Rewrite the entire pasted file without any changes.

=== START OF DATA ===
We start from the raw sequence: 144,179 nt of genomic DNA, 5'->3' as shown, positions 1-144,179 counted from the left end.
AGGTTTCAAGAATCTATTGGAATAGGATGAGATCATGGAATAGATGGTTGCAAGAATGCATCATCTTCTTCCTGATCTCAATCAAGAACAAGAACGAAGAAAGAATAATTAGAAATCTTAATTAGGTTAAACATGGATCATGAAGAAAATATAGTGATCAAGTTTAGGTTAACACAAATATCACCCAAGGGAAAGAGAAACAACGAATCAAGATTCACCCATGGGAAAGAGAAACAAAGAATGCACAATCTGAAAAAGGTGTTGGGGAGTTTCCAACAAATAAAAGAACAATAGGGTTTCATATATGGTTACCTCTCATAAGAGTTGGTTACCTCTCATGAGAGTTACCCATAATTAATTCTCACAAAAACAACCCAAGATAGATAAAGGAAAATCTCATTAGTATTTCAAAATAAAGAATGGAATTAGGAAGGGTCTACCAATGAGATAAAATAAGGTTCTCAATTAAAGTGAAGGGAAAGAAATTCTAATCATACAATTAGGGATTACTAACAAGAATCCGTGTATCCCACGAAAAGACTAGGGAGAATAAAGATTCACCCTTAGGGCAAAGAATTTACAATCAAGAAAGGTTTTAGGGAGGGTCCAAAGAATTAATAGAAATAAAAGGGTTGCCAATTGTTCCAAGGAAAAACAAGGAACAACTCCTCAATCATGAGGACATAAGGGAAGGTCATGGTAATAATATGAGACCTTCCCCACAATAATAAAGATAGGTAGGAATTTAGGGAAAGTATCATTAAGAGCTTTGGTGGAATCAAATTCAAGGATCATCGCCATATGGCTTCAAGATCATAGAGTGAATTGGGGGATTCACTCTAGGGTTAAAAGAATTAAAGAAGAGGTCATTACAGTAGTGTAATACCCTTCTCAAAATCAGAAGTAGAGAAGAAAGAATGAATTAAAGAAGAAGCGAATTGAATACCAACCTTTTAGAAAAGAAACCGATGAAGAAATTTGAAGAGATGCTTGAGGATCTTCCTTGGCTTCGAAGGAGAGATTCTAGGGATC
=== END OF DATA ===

We start from the raw sequence: 144,179 nt of genomic DNA, 5'->3' as shown, positions 1-144,179 counted from the left end.
AGGTTTCAAGAATCTATTGGAATAGGATGAGATCATGGAATAGATGGTTGCAAGAATGCATCATCTTCTTCCTGATCTCAATCAAGAACAAGAACGAAGAAAGAATAATTAGAAATCTTAATTAGGTTAAACATGGATCATGAAGAAAATATAGTGATCAAGTTTAGGTTAACACAAATATCACCCAAGGGAAAGAGAAACAACGAATCAAGATTCACCCATGGGAAAGAGAAACAAAGAATGCACAATCTGAAAAAGGTGTTGGGGAGTTTCCAACAAATAAAAGAACAATAGGGTTTCATATATGGTTACCTCTCATAAGAGTTGGTTACCTCTCATGAGAGTTACCCATAATTAATTCTCACAAAAACAACCCAAGATAGATAAAGGAAAATCTCATTAGTATTTCAAAATAAAGAATGGAATTAGGAAGGGTCTACCAATGAGATAAAATAAGGTTCTCAATTAAAGTGAAGGGAAAGAAATTCTAATCATACAATTAGGGATTACTAACAAGAATCCGTGTATCCCACGAAAAGACTAGGGAGAATAAAGATTCACCCTTAGGGCAAAGAATTTACAATCAAGAAAGGTTTTAGGGAGGGTCCAAAGAATTAATAGAAATAAAAGGGTTGCCAATTGTTCCAAGGAAAAACAAGGAACAACTCCTCAATCATGAGGACATAAGGGAAGGTCATGGTAATAATATGAGACCTTCCCCACAATAATAAAGATAGGTAGGAATTTAGGGAAAGTATCATTAAGAGCTTTGGTGGAATCAAATTCAAGGATCATCGCCATATGGCTTCAAGATCATAGAGTGAATTGGGGGATTCACTCTAGGGTTAAAAGAATTAAAGAAGAGGTCATTACAGTAGTGTAATACCCTTCTCAAAATCAGAAGTAGAGAAGAAAGAATGAATTAAAGAAGAAGCGAATTGAATACCAACCTTTTAGAAAAGAAACCGATGAAGAAATTTGAAGAGATGCTTGAGGATCTTCCTTGGCTTCGAAGGAGAGATTCTAGGGATC